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Tuesday, October 3, 2017

The Scandal of Secularism

The Scandal of Secularism

In recent years, Christianity Today has run several articles about restrictions against Christians on college campuses, including Tish Harrison Warren's striking essay about being "the wrong kind of Christian" at Vanderbilt and the news of ministry groups fighting for a place at California schools.
I took these cases as a frustrating pattern, but for a while failed to see how incompatible Christian convictions can be with a strictly secular worldview.
I'm sure many Christian leaders, now and throughout history, have explored the philosophies of belief and unbelief, but it was a seven-hour marathon of old Tim Keller sermons that made me see this controversy in new light. (I listened during a long travel day for a reporting trip to Puerto Rico—you can read that story in the next issue of CT!)
Like in Reason for God, Keller recognizes that critics of Christianity's absolutism and exclusive truth claims haven't scrutinized the basis for their own assertions or their logical conclusion. As he repeats, even a claim that there is no absolute truth is itself an absolute truth claim.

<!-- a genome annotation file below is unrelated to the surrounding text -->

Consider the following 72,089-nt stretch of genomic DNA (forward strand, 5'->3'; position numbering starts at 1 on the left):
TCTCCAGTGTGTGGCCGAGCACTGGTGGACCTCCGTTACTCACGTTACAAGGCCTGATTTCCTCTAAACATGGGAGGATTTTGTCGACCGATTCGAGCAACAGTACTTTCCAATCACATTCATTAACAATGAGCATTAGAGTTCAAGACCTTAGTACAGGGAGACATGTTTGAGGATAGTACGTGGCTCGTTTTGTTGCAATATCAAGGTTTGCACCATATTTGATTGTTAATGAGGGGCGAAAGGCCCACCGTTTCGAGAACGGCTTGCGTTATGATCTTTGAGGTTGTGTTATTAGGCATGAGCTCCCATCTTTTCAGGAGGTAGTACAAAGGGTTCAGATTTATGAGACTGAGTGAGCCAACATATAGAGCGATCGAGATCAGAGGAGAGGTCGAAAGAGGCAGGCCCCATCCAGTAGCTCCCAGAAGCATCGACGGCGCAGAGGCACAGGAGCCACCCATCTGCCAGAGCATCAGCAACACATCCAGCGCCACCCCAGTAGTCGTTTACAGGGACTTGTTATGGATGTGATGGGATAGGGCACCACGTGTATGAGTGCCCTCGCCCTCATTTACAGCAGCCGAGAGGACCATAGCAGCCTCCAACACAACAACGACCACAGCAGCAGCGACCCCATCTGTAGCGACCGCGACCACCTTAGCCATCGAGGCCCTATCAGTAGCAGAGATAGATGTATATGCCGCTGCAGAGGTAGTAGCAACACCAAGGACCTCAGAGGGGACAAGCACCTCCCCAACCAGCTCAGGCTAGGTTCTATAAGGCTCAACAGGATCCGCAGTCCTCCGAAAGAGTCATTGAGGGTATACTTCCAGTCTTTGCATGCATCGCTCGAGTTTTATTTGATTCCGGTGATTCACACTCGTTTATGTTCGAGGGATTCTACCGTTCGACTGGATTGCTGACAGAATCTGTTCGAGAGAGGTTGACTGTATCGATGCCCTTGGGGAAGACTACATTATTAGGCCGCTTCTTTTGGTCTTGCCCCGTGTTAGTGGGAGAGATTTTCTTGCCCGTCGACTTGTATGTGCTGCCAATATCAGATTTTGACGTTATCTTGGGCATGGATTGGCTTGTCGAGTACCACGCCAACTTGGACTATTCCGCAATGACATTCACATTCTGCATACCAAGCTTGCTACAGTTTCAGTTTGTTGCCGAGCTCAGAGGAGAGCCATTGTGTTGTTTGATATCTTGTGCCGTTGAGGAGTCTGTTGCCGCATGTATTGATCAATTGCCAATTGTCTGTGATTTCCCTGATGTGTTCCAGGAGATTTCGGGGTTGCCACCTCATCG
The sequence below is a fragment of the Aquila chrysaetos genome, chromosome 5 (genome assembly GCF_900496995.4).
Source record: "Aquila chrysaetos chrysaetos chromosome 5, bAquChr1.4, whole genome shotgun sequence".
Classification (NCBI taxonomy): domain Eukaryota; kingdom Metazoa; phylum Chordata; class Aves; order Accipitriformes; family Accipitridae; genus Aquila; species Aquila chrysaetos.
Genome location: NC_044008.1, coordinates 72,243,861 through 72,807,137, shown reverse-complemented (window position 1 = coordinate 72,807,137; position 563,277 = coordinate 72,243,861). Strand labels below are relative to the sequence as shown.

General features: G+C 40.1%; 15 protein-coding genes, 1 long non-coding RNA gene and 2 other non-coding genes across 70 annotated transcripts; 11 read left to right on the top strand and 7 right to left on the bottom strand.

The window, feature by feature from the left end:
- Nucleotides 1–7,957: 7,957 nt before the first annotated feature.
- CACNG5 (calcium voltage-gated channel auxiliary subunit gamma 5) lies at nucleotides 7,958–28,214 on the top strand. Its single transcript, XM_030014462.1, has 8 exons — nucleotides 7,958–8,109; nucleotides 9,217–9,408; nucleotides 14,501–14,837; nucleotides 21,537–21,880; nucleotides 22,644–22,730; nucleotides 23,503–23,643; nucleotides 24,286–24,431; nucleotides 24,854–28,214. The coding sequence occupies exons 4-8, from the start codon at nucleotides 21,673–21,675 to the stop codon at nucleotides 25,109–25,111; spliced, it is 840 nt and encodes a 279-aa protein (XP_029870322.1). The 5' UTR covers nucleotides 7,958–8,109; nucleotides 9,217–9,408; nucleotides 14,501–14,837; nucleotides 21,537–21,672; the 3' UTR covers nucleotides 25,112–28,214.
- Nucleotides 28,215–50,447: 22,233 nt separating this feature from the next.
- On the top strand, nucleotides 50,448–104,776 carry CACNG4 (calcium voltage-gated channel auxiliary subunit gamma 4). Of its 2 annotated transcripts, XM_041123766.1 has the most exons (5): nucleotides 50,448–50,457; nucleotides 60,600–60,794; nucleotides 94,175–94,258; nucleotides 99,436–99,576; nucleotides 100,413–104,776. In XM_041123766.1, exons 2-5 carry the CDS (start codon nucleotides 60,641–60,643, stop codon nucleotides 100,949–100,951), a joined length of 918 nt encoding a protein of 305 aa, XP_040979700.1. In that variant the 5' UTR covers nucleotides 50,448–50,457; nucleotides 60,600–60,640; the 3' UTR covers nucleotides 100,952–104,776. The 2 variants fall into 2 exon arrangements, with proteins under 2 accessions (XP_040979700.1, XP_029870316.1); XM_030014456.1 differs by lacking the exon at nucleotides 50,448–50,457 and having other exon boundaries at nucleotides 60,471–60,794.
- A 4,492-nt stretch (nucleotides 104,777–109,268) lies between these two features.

Claremont Graduate University professor Mary Poplin talked with CT Women about the struggle for Christian views to find their welcome amid this attitude in academic settings.
"The university used to think of itself as the free open marketplace of ideas, especially after it left its Christian origins," Poplin said. "But it's the free marketplace of certain ideas and the closed marketplace of other ideas."
Christian students and educators—and onlookers like me—have to be aware of how secularism excludes in order to better secure their place and their fields of study, she argues. She told CT Women editor Andrea Palpant Dilley:
Secularism defines itself by what it is not; it has no agreed-upon moral compass, so it's an umbrella for anything from the far right to the far left and everything in between—as long as it's not religious. As Stanley Fish says, secularism has survived by pretending to be neutral, but it's anything but neutral.
Even as circumstances and strategies evolve, our beliefs are never doomed. Our case for Christ becomes no less true, and the Spirit that changes hearts no less powerful. In fact, Keller repeats that the result of the seemingly restrictive nature is freedom in Christ.
This is good news, whether in the competitive, intellectual world of the academy or the tiring, guilt-laden years of motherhood.
Kate Shellnutt
Kate Shellnutt
Editor, CT Women

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